Chandrakant Mahapatra

Nearly two-thirds of the winners in this year’s Lok Sabha election received at least half of the total votes polled in their respective constituencies, according to Association for Democratic Reforms. That, according to the non-governmental organisation, could indicate greater certainty among the electorate over their preferred candidate compared with the previous two election seasons. Winners in the 2019 general election secured, on average, 52.7 percent of the total votes—over five percentage points higher than the mean of votes polled by winners in the 2014 Lok Sabha election.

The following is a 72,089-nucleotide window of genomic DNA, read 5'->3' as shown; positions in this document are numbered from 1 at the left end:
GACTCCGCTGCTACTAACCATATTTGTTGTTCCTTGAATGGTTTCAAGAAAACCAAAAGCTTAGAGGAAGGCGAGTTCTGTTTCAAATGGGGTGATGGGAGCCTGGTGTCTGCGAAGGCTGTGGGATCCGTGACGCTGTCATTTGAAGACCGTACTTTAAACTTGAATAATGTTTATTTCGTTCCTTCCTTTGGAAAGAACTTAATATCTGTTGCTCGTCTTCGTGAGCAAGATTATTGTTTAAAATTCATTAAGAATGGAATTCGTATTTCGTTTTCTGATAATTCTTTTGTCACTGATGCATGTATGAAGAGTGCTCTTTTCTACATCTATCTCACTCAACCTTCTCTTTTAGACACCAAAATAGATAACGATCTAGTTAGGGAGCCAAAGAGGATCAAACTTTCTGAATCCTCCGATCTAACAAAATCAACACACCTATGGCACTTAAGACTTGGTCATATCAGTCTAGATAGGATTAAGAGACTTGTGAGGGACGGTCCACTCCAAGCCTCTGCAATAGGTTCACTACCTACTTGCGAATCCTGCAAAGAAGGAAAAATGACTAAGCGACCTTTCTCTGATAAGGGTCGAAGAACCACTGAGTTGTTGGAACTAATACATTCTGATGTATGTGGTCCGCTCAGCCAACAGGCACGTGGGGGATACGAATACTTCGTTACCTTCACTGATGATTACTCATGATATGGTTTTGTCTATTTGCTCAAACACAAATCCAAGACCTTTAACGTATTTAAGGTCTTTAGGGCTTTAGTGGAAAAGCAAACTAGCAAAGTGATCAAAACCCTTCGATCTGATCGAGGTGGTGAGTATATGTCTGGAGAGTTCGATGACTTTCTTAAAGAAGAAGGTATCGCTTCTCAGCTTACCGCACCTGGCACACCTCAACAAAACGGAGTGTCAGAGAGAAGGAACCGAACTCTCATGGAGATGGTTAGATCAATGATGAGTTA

Only 26 percent of the Bharatiya Janata Party’s candidates won by securing less than half of the total votes cast in their constituencies. On the other hand, about 65 percent of the 52 winning legislators in the Indian National Congress bagged less than 50 percent of the total votes. Criminal records didn’t deter candidates from defeating those with no declared criminal cases as 132 (57 percent) of the total 233 winners with criminal records won with a vote share of at least 50 percent. Super-rich candidates won over half the total votes polled, with about 66 percent of the ‘crorepati’ contestants dominating in their respective constituencies.

The number of women elected to the 17th Lok Sabha, at 78, was higher compared with 62 in the 16th Lok Sabha.

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